“So you see, monsieur, because collectors are now very eager for works by this artist, those two drawings you own are really worth quite a bit of money.”
I was approaching the triumphant conclusion of my report, delighted to have discovered that the pair of nudes — life-size drawings collected by my client years before — had risen about twenty-fold in value. The client, a French collector who had amassed a fine body of twentieth century paintings, had called to inquire about two monumental charcoal drawings by hyperrealist painter Claudio Bravo. Acquired inexpensively from a young artist decades before, he’d rarely thought about their value. But the artist was now an established celebrity of the international art world, and his paintings were routinely setting price records at auction. I had just sold a Claudio Bravo “package painting” for more than a million dollars, and as values for the paintings exploded, prices for drawings were also rising sharply. Even the gentleman’s minor drawings were, by my lights, quite valuable.
“Well,” the caller said, in a French accent thick enough to spread on toast, “if they’re worth some muh-nay, I might sell them.”
“They are,” I replied, maybe just a little smugly. “I’d say they’d fetch at least $20,000 apiece.”
A long pause was succeeded by a longer pause.
“Puh,” he exhaled in jovial contempt. “I thought you meant muh-nay. For only forty thousand dollars, it’s not really worth the effort to sell them.”
Thus I learned a useful lesson: value is in the eye of the beholder. So are terms like “important,” “valuable,” expensive,” “minor,” “worthless,” “collectible,” “decorative” and many others we use so loosely when assigning value to things people have lived with and loved. To me, selling a drawing for twenty times what you’d paid for it sounded like a pretty good deal. But not to a collector who knew that other works by the same artist were commanding twenty times twenty.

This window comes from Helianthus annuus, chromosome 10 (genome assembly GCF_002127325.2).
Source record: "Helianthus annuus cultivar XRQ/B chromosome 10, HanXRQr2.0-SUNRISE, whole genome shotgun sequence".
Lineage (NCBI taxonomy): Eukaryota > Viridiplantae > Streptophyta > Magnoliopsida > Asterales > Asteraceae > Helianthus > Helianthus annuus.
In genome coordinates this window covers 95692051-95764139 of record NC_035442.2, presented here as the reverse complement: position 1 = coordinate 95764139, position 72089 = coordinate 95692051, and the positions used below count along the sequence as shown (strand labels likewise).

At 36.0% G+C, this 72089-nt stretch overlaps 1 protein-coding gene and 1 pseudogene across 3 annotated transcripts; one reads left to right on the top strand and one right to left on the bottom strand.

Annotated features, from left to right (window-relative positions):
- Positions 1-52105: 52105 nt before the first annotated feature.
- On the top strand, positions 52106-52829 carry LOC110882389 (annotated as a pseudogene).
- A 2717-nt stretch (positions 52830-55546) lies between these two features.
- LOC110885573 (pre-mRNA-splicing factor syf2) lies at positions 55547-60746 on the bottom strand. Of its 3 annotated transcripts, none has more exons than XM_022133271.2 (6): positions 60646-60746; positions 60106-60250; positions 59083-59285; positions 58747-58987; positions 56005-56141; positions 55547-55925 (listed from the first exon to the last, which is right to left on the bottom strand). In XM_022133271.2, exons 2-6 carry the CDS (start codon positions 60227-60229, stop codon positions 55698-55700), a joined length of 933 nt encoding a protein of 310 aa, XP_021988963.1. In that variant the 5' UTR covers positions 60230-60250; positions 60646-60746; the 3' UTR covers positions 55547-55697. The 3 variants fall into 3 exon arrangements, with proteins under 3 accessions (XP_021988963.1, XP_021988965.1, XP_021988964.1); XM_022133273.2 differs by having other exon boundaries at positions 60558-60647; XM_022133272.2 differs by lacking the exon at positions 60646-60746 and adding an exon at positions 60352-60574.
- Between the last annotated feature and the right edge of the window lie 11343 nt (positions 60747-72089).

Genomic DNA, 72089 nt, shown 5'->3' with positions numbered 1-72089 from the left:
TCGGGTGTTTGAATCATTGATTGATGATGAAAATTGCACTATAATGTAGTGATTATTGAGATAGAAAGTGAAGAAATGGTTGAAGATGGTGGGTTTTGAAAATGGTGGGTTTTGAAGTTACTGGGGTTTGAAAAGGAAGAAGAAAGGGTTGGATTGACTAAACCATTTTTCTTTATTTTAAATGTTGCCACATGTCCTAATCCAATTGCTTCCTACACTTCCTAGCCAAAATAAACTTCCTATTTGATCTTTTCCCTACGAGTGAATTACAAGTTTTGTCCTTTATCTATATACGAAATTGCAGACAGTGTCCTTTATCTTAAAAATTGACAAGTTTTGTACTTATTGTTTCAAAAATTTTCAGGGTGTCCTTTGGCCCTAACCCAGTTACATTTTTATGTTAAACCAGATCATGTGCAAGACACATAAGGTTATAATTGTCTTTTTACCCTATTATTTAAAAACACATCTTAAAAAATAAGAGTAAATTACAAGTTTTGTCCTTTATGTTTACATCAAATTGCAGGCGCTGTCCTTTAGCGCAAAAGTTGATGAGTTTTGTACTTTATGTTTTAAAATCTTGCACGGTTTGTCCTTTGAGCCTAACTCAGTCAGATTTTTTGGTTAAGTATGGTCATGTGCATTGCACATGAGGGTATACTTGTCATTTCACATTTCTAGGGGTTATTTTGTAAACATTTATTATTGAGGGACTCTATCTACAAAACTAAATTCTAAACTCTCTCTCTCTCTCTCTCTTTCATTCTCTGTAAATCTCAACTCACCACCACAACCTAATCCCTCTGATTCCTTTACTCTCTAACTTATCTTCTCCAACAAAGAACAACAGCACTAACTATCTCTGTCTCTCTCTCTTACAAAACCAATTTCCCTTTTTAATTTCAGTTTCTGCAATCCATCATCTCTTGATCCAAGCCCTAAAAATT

It’s what makes managing expectations so important, and so difficult. A treasured family heirloom may have enormous sentimental value that does not translate into market price. An ugly painting no one wants may turn out to be an art market masterpiece (we’ve all heard stories of million-dollar documents discovered at yard sales). More often, discrepancies and misunderstandings can be traced to our own very subjective sense of what “a lot” really means.
When mixed with the high emotions of inheritance, sibling rivalry, grief and expectation, it’s no wonder that even loving families can fight bitterly over how to divide a relative’s estate. The combination of money, taste and family dynamics can be a combustible formula. Because at the end of the day, it’s all relative.